* Jessica Bootes was just four when she was left paralysed on her right side
* Amir Azad ploughed into the family car while it was waiting at traffic lights
* However council reinstates taxi licence just two years after horror crash
* Jessica's mother Lisa, from South Shields, calls for licence to be revoked
The mother of a little girl left brain damaged in a smash caused by a taxi driver has vented her fury after the driver was granted a licence to resume his trade.
Jessica Bootes was just four when she was left paralysed down her right side and had to have part of her skull removed after cabbie Amir Azad ploughed into the family car while it waited at traffic lights.
Shockingly, Azad is working as a taxi driver again just two years later and Jessica's parents, Lisa and Chris, of South Shields, South Tyneside, have started a petition in a bid to get him struck off.
Jessica, now aged 7, spent 11 days in a coma after the crash and continues to live with serious learning difficulties, headaches and without the use of her right arm.
Lisa, 34, said: 'I am absolutely furious. When I found out and was gobsmacked and I felt sick.
'Jessica is still suffering from the devastating consequences of Azad's actions, yet he is able to live his life as though nothing has happened.
'I am petrified that he will be involved in another accident, and inflict the same misery on another family.
'It doesn't matter what it takes, I am determined to stop this man from working as a taxi driver.'
The family were devastated when Azad, then 35, was convicted yet spared jail and allowed to keep his driving licence after the smash in March 2014.
The only punishment he was handed at South Tyneside Magistrates' Court was a mere £250 fine and six penalty points, with the local council later revoking his taxi licence.
But Lisa and heavy goods driver driver Chris, 37, also parents to Josh, 15, have learned that Azad is now plying his trade again in nearby Newcastle after being granted a new licence.
A local man had spotted Azad in a bank paying in wages from a taxi firm, and recognising him from newspaper reports about the crash, which happened at Lindisfarne Roundabout, in Jarrow.
When Lisa saw the post, she struggled to believe it and contacted Newcastle City Council for confirmation.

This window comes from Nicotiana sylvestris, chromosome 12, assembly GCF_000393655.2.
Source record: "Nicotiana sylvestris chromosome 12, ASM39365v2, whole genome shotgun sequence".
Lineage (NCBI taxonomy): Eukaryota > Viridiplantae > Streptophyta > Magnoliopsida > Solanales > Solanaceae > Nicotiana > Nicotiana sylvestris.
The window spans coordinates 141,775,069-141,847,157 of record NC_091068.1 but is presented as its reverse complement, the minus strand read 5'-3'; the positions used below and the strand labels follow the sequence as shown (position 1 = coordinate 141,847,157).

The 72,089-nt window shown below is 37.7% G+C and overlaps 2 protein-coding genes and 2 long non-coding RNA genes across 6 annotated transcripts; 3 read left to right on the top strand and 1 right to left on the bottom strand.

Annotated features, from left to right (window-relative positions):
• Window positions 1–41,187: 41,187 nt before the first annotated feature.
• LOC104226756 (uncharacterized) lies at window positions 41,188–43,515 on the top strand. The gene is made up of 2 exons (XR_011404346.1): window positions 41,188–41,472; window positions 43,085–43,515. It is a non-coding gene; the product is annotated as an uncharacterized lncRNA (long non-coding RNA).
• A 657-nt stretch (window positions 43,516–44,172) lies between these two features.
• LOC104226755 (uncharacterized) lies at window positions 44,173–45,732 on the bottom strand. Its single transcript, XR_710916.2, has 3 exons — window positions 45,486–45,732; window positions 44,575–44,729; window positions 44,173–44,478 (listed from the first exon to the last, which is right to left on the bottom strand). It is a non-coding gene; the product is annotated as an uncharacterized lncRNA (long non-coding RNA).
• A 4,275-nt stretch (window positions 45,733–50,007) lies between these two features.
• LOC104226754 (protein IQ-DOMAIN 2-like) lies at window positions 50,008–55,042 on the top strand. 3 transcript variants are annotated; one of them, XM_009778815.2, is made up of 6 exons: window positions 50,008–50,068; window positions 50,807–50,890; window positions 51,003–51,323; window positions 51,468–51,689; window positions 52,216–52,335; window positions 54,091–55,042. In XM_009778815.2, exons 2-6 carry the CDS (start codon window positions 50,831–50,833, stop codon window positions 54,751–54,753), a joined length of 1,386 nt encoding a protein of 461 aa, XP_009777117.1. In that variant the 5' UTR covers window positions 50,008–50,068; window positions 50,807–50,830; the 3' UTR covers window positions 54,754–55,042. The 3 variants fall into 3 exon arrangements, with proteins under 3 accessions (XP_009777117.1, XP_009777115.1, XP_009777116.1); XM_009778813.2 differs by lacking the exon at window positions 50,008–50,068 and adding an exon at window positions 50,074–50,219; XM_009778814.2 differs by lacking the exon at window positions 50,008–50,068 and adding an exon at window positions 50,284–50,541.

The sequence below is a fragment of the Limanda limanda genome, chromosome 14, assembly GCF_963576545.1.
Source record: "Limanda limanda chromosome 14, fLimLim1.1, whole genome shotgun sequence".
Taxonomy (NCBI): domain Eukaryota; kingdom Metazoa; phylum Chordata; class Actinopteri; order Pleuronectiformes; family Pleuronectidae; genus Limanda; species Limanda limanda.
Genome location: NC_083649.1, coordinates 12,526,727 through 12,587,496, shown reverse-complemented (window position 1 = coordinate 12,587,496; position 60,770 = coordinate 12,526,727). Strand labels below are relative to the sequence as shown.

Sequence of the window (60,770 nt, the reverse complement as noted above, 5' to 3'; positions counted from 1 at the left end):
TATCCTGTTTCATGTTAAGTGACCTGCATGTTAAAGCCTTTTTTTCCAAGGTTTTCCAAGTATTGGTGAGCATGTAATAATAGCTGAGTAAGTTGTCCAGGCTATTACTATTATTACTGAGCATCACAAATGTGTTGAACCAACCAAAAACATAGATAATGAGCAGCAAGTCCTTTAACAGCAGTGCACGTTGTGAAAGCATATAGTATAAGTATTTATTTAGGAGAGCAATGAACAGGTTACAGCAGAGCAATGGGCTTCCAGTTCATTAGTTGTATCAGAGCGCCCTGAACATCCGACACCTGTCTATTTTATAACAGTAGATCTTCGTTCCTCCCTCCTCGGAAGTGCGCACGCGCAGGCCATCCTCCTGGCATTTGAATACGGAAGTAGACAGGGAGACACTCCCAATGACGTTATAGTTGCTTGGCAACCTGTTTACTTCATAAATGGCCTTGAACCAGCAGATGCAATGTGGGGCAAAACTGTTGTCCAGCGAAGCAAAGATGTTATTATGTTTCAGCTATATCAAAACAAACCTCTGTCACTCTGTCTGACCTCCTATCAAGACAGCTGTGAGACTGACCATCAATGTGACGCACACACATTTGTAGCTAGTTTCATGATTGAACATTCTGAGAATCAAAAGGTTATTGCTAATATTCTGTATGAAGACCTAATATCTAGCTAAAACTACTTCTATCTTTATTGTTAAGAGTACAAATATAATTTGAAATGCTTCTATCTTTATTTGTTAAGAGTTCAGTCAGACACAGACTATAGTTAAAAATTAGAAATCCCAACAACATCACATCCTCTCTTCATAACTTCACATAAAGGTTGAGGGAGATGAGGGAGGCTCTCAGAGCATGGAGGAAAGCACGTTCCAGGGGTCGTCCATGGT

She was horrified when they told her they had granted a licence to Azad and he was working as a cabbie again in the city, just ten miles from the family home.
Lisa added: 'I am not able to go out much any more. All my time is taken up caring for Jessica.
'But it is not beyond the realms of possibility that I might go out in Newcastle, get a taxi home and find out that Azad is driving it. I have no idea how I would react in that situation.
'The realisation he is working again has come at a particularly difficult time as Jessica is not very well at the moment. She is having to wear hand and leg splints and is struggling at school.
'I urge as many people as possible to sign this petition. This man should not be working on our roads as a taxi driver.
'South Tyneside Council did not deem Azad fit to be a taxi driver. Why has Newcastle City Council come to a different decision?'
A Newcastle City Council spokesman said: 'A private hire driver's licence application was considered and granted by the council on November 2015.
'All applications for a private hire licence must follow a robust legal framework and are considered by committee in accordance with guidelines issued by the Department for Transport and Home Office.
Convictions, cautions and driving licence endorsements are all taken into account and we rely on the Disclosure & Barring Service and DVLA vetting procedures together with advice from Northumbria Police.'